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Suspect in Charlottesville car attack faces new 1st-degree murder charge

  • This photo provided by the Albemarle-Charlottesville Regional Jail shows James Alex Fields Jr., who was charged with second-degree murder and other counts after authorities say he rammed his car into a crowd of protesters Saturday, Aug. 12, 2017, in Charlottesville, Va., where a white supremacist rally took place. Fields has a preliminary court hearing in Charlottesville on Thursday, Dec. 14, 2017. (Albemarle-Charlottesville Regional Jail via AP)

  • People fly into the air as a vehicle is driven into a group of protesters demonstrating against a white nationalist rally in Charlottesville, Va., on Aug, 12, 2017. James Alex Fields Jr., the man accused of driving into the crowd demonstrating against a white nationalist protest, killing one person and injuring many more, has a preliminary court hearing Thursday, Dec. 14, 2017. Ryan M. Kelly / Daily Progress via AP file

  • Police officers monitor the front of the Charlottesville Circuit Court building ahead of the preliminary hearing for James Fields on Thursday, Dec. 14, 2017 in Charlottesville, Va. Fields is accused of driving into a crowd of counterprotesters at a white nationalist rally in August. (Zack Wajsgras/The Daily Progress via AP) Zack Wajsgras

  • Jason Kessler, right, waits to enter the Charlottesville Circuit Court building ahead of the preliminary hearing for James Fields on Thursday, Dec. 14, 2017. Fields is accused of driving into a crowd of counterprotesters at a white nationalist rally in August. (Zack Wajsgras/The Daily Progress via AP) Zack Wajsgras

  • Police officers block the front of the Charlottesville Circuit Court building ahead of the preliminary hearing for James Fields on Thursday on Thursday, Dec. 14, 2017 in Charlottesville, Va. Fields is accused of driving into a crowd of counterprotesters at a white nationalist rally in August. (Zack Wajsgras/The Daily Progress via AP) Zack Wajsgras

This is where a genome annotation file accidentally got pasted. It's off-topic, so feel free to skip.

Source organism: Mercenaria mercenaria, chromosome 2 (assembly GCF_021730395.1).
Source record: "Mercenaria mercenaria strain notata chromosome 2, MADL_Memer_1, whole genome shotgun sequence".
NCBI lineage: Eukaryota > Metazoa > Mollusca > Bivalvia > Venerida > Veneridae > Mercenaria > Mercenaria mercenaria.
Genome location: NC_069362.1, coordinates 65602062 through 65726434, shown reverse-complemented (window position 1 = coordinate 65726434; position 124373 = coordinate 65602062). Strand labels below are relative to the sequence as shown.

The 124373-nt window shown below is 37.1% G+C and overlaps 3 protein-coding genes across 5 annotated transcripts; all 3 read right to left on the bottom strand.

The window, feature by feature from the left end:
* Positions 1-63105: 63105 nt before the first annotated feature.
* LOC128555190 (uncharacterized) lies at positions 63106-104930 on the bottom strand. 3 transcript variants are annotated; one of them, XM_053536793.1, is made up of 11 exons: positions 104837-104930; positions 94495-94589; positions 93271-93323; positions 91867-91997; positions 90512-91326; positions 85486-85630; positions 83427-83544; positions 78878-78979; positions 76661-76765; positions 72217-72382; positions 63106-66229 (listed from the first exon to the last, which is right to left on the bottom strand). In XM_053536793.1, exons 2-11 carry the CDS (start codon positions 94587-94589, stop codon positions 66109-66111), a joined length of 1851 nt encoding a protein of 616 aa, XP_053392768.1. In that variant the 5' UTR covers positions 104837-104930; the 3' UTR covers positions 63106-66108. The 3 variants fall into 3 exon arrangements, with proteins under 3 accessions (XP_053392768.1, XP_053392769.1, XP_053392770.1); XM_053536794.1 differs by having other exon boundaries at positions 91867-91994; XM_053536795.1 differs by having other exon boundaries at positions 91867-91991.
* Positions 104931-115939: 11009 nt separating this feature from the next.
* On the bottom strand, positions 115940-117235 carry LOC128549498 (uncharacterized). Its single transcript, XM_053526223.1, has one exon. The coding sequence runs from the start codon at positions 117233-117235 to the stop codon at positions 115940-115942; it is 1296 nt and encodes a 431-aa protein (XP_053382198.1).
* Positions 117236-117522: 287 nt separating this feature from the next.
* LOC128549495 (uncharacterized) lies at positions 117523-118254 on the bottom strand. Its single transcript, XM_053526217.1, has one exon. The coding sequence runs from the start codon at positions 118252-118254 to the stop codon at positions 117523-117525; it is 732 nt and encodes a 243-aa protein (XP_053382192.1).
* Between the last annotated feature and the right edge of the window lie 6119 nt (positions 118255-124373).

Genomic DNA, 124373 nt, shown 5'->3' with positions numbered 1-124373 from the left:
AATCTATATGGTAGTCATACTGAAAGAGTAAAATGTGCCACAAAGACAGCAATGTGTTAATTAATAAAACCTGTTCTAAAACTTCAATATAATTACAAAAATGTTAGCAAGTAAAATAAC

Associated Press
Thursday, December 14, 2017

The Ohio man accused of driving a car into a crowd of people protesting a white nationalist rally this summer in Charlottesville had his most serious charge upgraded to first-degree murder Thursday.

James Alex Fields appeared in court for a preliminary hearing, where prosecutors said they had filed a motion earlier in the day seeking to amend the second-degree murder charge he had previously faced.

Charlottesville General District Judge Robert Downer Jr. certified the first-degree murder charge and all others against Fields. The case will now be presented to a grand jury for an indictment.

Authorities say the 20-year-old, described by a former teacher as having a keen interest in Nazi Germany and Adolf Hitler, drove his speeding car into a group of counterprotesters on Aug. 12, killing 32-year-old Heather Heyer and injuring dozens more.

The attack came after a white nationalist rally earlier in the day descended into chaos as fights broke out with counterdemonstrators, and authorities forced the crowd to disband. Charlottesville became a target for white nationalists after the city voted to remove a statue of Confederate Gen. Robert E. Lee.

Fields, of Maumee, Ohio, sat quietly in a striped jumpsuit with his hands cuffed during Thursday’s hearing.

Fields’ attorney Denise Lunsford did not present evidence or make any arguments at the hearing, although she did cross-examine a Charlottesville police detective whom prosecutors called as a witness.

A former teacher, Derek Weimer, has said Fields was fascinated in high school with Nazism, idolized Adolf Hitler, and had been singled out by officials at his Union, Kentucky, school for “deeply held, radical” convictions on race.

Fields was photographed hours before the attack with a shield bearing the emblem of Vanguard America, one of the hate groups that took part in the rally, although the group denied any association with him.

During her cross-examination of Charlottesville Police Det. Steven Young, Lunsford asked if searches of Fields’ computer, phone or social media revealed any evidence that he was part of Vanguard America or any other white nationalist group. Young said, “No.”

The judge also presided over preliminary hearings earlier Thursday for three other defendants charged in cases related to the August rally: Richard Preston, who is accused of firing a gun, and Jacob Goodwin and Alex Ramos, who are accused in an attack on a man in a downtown parking garage.

The judge certified the charges against all three men. Their cases will also proceed now to a grand jury.